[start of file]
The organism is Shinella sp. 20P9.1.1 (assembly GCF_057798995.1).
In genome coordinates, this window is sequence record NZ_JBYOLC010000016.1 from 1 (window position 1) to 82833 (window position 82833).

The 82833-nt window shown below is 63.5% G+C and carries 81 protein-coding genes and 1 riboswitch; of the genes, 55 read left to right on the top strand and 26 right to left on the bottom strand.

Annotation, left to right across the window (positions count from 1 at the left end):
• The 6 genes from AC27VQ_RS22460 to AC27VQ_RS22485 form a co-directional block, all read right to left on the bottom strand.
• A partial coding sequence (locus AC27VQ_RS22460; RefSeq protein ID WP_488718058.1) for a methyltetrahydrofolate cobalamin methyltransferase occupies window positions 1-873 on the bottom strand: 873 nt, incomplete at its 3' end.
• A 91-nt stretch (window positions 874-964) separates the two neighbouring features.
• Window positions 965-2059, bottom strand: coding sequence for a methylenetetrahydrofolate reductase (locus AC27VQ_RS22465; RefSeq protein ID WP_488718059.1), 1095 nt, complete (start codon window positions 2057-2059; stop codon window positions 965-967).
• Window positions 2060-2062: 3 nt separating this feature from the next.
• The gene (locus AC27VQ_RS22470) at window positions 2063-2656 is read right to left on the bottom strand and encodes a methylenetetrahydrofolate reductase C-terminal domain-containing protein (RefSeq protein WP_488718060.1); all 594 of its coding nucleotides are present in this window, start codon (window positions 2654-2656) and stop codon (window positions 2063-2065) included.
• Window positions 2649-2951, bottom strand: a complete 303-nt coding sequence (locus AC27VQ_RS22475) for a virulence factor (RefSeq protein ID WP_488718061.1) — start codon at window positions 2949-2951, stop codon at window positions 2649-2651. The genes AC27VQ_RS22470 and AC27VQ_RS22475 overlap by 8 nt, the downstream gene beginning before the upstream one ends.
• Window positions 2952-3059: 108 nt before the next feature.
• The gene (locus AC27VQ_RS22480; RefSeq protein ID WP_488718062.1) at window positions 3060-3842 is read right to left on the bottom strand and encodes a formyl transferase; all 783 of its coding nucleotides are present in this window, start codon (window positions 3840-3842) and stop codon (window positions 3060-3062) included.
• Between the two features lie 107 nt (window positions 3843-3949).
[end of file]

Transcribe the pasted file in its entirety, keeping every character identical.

The organism is Shinella sp. 20P9.1.1 (assembly GCF_057798995.1).
In genome coordinates, this window is sequence record NZ_JBYOLC010000016.1 from 1 (window position 1) to 82833 (window position 82833).

The 82833-nt window shown below is 63.5% G+C and carries 81 protein-coding genes and 1 riboswitch; of the genes, 55 read left to right on the top strand and 26 right to left on the bottom strand.

Annotation, left to right across the window (positions count from 1 at the left end):
• The 6 genes from AC27VQ_RS22460 to AC27VQ_RS22485 form a co-directional block, all read right to left on the bottom strand.
• A partial coding sequence (locus AC27VQ_RS22460; RefSeq protein ID WP_488718058.1) for a methyltetrahydrofolate cobalamin methyltransferase occupies window positions 1-873 on the bottom strand: 873 nt, incomplete at its 3' end.
• A 91-nt stretch (window positions 874-964) separates the two neighbouring features.
• Window positions 965-2059, bottom strand: coding sequence for a methylenetetrahydrofolate reductase (locus AC27VQ_RS22465; RefSeq protein ID WP_488718059.1), 1095 nt, complete (start codon window positions 2057-2059; stop codon window positions 965-967).
• Window positions 2060-2062: 3 nt separating this feature from the next.
• The gene (locus AC27VQ_RS22470) at window positions 2063-2656 is read right to left on the bottom strand and encodes a methylenetetrahydrofolate reductase C-terminal domain-containing protein (RefSeq protein WP_488718060.1); all 594 of its coding nucleotides are present in this window, start codon (window positions 2654-2656) and stop codon (window positions 2063-2065) included.
• Window positions 2649-2951, bottom strand: a complete 303-nt coding sequence (locus AC27VQ_RS22475) for a virulence factor (RefSeq protein ID WP_488718061.1) — start codon at window positions 2949-2951, stop codon at window positions 2649-2651. The genes AC27VQ_RS22470 and AC27VQ_RS22475 overlap by 8 nt, the downstream gene beginning before the upstream one ends.
• Window positions 2952-3059: 108 nt before the next feature.
• The gene (locus AC27VQ_RS22480; RefSeq protein ID WP_488718062.1) at window positions 3060-3842 is read right to left on the bottom strand and encodes a formyl transferase; all 783 of its coding nucleotides are present in this window, start codon (window positions 3840-3842) and stop codon (window positions 3060-3062) included.
• Between the two features lie 107 nt (window positions 3843-3949).